Abuse - and the hell that follows

James Rhodes on the extraordinary legal battle to publish his memoir
Why we need a 'tranquility map' of England, according to campaigners

It's oh so quiet!

The case for a 'tranquility map' of England
'Timeless fashion': It may be a paradox, but the industry loves it

'Timeless fashion'

It may be a paradox, but the industry loves it
If the West needs a bridge to the 'moderates' inside Isis, maybe we could have done with Osama bin Laden staying alive after all

Could have done with Osama bin Laden staying alive?

Robert Fisk on the Fountainheads of World Evil in 2011 - and 2015
New exhibition celebrates the evolution of swimwear

Evolution of swimwear

From bathing dresses in the twenties to modern bikinis
Sun, sex and an anthropological study: One British academic's summer of hell in Magaluf

Sun, sex and an anthropological study

One academic’s summer of hell in Magaluf
From Shakespeare to Rising Damp... to Vicious

Frances de la Tour's 50-year triumph

'Rising Damp' brought De la Tour such recognition that she could be forgiven if she'd never been able to move on. But at 70, she continues to flourish - and to beguile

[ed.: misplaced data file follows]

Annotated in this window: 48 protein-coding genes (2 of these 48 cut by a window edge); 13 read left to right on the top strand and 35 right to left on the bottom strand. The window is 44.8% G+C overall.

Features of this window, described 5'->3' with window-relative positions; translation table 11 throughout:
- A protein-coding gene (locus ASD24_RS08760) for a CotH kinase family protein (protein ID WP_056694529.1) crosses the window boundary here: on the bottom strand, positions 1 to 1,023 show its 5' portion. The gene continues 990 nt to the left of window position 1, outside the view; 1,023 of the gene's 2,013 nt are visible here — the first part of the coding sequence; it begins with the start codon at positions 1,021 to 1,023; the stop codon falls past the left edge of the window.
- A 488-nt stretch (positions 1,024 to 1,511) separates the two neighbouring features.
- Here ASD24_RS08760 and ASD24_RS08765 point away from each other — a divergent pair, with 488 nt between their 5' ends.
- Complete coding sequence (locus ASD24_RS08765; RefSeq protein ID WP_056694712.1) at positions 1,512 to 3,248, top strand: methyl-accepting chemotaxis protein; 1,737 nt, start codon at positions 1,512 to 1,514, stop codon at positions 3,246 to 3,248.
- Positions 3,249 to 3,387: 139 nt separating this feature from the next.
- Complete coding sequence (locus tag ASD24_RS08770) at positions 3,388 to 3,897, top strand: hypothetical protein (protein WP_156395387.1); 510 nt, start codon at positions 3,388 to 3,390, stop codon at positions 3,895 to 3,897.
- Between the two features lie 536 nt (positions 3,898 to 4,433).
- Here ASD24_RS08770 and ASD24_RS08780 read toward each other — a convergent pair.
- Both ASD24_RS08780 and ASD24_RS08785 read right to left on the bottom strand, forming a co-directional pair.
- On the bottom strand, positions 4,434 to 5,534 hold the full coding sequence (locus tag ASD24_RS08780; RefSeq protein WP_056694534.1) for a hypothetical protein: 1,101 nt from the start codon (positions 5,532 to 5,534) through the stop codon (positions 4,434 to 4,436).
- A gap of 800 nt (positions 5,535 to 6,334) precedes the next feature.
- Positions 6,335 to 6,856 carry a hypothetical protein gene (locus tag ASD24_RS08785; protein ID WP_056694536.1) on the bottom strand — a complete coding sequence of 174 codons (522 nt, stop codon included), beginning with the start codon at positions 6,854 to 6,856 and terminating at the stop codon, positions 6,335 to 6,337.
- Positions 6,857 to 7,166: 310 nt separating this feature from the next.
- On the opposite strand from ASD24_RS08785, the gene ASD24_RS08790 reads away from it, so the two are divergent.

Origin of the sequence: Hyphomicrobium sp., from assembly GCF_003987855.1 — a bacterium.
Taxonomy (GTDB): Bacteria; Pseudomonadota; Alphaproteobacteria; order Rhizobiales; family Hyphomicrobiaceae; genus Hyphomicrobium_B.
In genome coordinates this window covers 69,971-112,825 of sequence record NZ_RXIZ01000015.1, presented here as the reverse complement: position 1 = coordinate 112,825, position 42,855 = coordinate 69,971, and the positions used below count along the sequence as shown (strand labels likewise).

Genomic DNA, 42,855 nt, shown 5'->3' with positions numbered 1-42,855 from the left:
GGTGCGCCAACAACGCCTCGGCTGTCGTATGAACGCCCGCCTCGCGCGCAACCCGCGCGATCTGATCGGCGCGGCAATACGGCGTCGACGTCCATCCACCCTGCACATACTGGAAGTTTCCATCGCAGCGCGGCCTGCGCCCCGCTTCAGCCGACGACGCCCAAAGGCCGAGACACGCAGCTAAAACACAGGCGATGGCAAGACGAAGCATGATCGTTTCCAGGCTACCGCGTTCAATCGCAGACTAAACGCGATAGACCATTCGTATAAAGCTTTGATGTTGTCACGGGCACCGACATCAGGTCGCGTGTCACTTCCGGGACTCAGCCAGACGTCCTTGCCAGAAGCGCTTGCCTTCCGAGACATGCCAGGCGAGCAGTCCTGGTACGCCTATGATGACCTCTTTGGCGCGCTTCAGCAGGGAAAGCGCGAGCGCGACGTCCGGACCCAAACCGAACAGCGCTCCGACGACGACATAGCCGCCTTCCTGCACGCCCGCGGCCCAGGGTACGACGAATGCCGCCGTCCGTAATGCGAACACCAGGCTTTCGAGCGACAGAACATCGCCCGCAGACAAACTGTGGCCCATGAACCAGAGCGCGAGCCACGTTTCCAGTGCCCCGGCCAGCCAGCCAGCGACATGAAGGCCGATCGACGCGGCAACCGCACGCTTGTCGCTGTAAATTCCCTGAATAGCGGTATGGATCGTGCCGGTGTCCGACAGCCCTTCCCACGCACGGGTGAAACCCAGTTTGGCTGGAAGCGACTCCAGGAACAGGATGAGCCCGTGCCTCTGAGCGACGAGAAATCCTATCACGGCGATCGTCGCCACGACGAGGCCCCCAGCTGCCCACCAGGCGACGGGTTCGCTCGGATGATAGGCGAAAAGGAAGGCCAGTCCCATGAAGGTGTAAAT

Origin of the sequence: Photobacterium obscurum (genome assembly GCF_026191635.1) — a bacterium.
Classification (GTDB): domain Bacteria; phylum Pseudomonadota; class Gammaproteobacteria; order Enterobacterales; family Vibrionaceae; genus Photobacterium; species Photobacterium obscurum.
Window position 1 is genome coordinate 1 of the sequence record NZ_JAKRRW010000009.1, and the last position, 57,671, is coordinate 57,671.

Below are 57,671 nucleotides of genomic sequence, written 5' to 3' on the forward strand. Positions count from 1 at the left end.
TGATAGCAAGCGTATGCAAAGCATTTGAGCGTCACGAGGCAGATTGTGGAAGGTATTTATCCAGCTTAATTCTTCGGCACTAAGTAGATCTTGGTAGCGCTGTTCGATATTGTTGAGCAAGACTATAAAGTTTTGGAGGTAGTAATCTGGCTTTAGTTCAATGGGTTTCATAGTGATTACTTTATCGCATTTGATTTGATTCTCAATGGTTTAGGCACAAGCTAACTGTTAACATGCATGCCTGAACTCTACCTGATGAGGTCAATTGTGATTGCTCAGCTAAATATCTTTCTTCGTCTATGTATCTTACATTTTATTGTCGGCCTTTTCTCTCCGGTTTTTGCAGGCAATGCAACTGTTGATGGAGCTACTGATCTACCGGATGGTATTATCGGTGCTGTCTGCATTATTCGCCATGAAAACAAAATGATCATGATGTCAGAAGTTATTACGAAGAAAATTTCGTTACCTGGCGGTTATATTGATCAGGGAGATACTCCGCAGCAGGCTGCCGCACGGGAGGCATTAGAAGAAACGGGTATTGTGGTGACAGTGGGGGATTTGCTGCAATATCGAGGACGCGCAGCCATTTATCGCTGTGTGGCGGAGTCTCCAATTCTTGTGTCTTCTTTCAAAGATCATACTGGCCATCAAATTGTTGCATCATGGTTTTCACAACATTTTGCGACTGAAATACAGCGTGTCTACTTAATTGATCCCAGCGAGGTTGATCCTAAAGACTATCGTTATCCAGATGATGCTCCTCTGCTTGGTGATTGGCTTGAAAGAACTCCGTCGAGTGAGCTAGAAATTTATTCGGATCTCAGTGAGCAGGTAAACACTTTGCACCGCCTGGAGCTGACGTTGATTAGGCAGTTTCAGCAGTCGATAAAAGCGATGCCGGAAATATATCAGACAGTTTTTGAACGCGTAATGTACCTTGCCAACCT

'That Whitsun, I was late getting away...'

Ian McMillan on the Whitsun Weddings

This weekend is Whitsun, and while the festival may no longer resonate, Larkin's best-loved poem, lives on - along with the train journey at the heart of it
Kathryn Williams explores the works and influences of Sylvia Plath in a new light

Songs from the bell jar

Kathryn Williams explores the works and influences of Sylvia Plath
How one man's day in high heels showed him that Cannes must change its 'no flats' policy

One man's day in high heels

...showed him that Cannes must change its 'flats' policy
Is a quiet crusade to reform executive pay bearing fruit?

Is a quiet crusade to reform executive pay bearing fruit?

Dominic Rossi of Fidelity says his pressure on business to control rewards is working. But why aren’t other fund managers helping?
The King David Hotel gives precious work to Palestinians - unless peace talks are on

King David Hotel: Palestinians not included

The King David is special to Jerusalem. Nick Kochan checked in and discovered it has some special arrangements, too
More people moving from Australia to New Zealand than in the other direction for first time in 24 years

End of the Aussie brain drain

More people moving from Australia to New Zealand than in the other direction for first time in 24 years
Meditation is touted as a cure for mental instability but can it actually be bad for you?

Can meditation be bad for you?

Researching a mass murder, Dr Miguel Farias discovered that, far from bringing inner peace, meditation can leave devotees in pieces
Eurovision 2015: Australians will be cheering on their first-ever entrant this Saturday

Australia's first-ever Eurovision entrant

Australia, a nation of kitsch-worshippers, has always loved the Eurovision Song Contest. Maggie Alderson says it'll fit in fine